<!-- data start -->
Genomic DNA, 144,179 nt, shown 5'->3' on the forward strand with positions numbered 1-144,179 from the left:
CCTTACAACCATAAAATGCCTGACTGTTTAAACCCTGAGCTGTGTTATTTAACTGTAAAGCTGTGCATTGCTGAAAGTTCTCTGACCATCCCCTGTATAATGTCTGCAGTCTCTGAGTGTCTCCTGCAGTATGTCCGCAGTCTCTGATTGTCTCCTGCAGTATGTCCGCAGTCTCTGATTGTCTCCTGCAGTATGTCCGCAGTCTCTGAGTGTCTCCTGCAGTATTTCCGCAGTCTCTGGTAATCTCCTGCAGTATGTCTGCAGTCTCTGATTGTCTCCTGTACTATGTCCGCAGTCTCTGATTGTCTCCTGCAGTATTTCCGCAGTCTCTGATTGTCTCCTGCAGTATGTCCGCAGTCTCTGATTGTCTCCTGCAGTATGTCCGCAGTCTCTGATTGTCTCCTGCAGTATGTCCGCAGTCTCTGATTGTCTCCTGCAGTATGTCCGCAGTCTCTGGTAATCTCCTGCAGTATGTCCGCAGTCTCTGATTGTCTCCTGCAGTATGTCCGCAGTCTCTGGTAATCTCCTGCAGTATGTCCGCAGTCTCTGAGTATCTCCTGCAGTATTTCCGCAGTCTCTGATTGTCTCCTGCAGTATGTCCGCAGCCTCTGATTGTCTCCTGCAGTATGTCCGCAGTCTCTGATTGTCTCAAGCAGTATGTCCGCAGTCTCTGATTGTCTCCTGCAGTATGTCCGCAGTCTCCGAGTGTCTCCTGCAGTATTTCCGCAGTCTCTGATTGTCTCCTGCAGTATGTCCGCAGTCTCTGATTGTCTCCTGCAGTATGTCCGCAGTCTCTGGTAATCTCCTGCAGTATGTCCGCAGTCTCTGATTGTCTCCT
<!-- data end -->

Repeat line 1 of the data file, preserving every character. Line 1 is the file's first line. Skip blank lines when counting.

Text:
Genomic DNA, 144,179 nt, shown 5'->3' on the forward strand with positions numbered 1-144,179 from the left: